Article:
The Shadow Boxer

(Critical Survey of Contemporary Fiction)

Written in the dense, poetical style of Michael Ondaatje and Lawrence Durrell, The Shadow Boxer is a portrait of the artist as the young man. As a boy, Sevigne Torrins is happy, living with his father, a ship’s cook and former boxer and lover of poetry, his mother, and his brother on the Canadian coast of Lake Superior. Before long his happiness is disrupted when his mother leaves Sevigne’s now unemployed and alcoholic father and moves to Egypt.

After a brief time in Cairo, Sevigne returns to his father. As he grows into an uneasy young adulthood, he counterbalances his interests in poetry with boxing. The story of Sevigne’s long adolescence unfolds in lush prose: his first love, his estrangement from his brother and mother, his problems with college, and his life with his father at their small camp on Lake Superior. With the death of his father, however, Sevigne is thrust into the adult world of repercussions.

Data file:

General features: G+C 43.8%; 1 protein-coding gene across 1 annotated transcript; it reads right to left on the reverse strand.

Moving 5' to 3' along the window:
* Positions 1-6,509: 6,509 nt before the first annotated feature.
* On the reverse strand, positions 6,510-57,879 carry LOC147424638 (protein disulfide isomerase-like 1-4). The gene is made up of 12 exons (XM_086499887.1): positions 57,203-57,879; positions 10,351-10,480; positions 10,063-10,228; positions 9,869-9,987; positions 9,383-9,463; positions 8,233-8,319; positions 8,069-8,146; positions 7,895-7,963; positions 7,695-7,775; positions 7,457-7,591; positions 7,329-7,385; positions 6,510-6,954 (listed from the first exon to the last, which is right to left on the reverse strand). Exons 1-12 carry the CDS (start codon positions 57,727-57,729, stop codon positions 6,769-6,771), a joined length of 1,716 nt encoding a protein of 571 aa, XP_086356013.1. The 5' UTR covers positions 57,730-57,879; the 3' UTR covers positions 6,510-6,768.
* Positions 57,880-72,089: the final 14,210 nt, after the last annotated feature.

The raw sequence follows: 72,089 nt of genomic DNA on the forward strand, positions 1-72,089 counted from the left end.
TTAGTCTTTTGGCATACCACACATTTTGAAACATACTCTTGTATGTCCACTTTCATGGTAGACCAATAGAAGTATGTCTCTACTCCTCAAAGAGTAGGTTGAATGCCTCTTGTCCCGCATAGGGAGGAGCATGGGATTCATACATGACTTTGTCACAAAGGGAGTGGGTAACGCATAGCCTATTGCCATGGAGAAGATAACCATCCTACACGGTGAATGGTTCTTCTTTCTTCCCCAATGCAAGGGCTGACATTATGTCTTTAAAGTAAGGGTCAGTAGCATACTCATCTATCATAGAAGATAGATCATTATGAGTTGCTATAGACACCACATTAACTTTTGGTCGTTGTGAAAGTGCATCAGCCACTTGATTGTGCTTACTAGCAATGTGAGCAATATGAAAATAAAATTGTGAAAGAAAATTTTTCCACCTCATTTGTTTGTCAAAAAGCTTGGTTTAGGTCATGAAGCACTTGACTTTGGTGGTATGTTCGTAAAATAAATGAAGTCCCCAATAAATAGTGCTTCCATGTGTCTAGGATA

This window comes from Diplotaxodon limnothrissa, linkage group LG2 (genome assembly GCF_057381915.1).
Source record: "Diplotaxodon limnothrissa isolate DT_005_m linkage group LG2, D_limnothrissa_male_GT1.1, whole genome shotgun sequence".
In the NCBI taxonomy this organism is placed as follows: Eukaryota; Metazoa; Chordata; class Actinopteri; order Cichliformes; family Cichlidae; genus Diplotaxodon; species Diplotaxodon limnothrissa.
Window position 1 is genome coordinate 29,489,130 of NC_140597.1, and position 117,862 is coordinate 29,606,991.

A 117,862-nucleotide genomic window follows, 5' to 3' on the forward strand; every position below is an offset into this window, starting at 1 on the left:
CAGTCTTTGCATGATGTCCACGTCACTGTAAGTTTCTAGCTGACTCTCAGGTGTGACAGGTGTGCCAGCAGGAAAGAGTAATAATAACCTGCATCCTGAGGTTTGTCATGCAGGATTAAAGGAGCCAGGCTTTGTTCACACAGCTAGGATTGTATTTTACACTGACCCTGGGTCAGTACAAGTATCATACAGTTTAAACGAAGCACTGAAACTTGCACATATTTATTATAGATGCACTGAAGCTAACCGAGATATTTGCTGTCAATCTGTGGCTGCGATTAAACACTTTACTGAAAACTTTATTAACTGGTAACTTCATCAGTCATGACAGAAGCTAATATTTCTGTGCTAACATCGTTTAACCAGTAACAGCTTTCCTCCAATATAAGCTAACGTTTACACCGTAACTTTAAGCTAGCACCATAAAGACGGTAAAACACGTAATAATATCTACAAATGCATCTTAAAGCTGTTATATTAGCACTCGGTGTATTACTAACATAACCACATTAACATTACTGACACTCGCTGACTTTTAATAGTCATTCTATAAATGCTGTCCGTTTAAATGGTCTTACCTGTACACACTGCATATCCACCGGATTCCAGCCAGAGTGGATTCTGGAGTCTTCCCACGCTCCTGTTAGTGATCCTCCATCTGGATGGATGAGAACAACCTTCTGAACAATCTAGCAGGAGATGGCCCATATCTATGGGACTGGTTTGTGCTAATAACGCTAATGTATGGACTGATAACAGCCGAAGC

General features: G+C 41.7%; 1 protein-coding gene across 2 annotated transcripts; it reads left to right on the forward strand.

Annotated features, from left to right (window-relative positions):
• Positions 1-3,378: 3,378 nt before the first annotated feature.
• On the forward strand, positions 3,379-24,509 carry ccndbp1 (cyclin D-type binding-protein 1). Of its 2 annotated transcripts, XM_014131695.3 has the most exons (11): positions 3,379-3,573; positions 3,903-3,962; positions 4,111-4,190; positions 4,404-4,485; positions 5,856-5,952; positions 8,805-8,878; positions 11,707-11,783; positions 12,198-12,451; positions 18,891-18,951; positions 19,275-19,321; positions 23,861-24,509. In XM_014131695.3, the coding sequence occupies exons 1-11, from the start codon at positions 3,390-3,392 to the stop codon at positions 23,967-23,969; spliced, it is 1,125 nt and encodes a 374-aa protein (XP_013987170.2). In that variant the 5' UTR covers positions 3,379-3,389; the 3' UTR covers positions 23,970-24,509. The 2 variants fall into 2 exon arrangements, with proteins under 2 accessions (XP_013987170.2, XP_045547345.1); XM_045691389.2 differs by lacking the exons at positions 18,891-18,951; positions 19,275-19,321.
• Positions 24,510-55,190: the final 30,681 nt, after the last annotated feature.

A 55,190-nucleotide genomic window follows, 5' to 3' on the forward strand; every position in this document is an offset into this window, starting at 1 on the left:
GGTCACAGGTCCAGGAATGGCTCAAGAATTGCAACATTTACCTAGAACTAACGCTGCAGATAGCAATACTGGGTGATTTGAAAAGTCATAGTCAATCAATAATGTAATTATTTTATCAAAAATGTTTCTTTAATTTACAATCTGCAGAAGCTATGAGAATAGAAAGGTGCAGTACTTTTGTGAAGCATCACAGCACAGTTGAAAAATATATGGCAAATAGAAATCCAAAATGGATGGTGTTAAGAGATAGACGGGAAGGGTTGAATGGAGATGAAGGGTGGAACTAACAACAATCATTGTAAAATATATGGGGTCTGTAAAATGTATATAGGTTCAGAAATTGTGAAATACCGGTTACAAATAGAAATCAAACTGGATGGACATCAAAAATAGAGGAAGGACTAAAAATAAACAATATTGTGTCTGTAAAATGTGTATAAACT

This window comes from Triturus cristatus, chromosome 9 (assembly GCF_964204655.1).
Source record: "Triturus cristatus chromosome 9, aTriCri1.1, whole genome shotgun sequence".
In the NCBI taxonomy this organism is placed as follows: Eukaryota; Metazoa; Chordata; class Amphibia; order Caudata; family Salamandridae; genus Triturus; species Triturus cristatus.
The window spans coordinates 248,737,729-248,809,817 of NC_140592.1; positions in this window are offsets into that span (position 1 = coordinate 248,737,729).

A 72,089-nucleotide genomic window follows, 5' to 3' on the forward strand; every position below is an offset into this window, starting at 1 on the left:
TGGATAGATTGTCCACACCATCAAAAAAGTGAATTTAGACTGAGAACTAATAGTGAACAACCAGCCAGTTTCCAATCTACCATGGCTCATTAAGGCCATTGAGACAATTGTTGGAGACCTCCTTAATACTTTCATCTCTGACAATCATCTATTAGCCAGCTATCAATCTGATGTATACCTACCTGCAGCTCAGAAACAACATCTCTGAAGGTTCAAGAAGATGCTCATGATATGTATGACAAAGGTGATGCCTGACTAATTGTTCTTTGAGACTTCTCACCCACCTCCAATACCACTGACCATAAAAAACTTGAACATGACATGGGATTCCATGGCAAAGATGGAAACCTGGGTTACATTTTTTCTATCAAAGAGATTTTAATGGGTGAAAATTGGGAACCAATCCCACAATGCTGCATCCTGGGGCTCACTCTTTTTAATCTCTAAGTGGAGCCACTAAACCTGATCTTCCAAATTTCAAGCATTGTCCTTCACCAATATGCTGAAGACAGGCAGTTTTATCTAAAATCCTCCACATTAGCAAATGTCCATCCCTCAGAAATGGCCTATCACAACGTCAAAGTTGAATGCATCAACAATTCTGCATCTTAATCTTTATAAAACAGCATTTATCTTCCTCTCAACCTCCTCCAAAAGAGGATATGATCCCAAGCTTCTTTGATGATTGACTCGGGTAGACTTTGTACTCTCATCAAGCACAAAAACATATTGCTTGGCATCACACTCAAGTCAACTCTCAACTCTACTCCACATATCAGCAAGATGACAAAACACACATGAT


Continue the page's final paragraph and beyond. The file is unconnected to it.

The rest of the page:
After trying to mend his relationship with his remaining family in Cairo, Sevigne moves to Toronto. There, he meets again with his school friend, Eddy, now the publisher and editor of a new literary magazine, who helps introduce Sevigne into the Bohemian world of Toronto’s literati. Sevigne soon gains a reputation and contracts to have a book of poems published even as he wrestles with an autobiographical novel. His infatuation for the gifted and promiscuous poet Una gives way to a deep yet troubled love for the older, rising folk musician Mikaela, and before long Sevigne has created a bevy of problems for himself. It is only with his year long retreat to his grandfather’s secluded and deserted cabin on an island in the middle of Lake Superior that he is finally able to gain a sense of who he is and who he may become.